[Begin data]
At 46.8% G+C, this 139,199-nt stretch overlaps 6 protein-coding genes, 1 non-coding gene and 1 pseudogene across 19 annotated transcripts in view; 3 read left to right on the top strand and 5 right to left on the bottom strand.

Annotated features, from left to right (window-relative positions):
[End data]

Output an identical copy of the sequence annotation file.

At 46.8% G+C, this 139,199-nt stretch overlaps 6 protein-coding genes, 1 non-coding gene and 1 pseudogene across 19 annotated transcripts in view; 3 read left to right on the top strand and 5 right to left on the bottom strand.

Annotated features, from left to right (window-relative positions):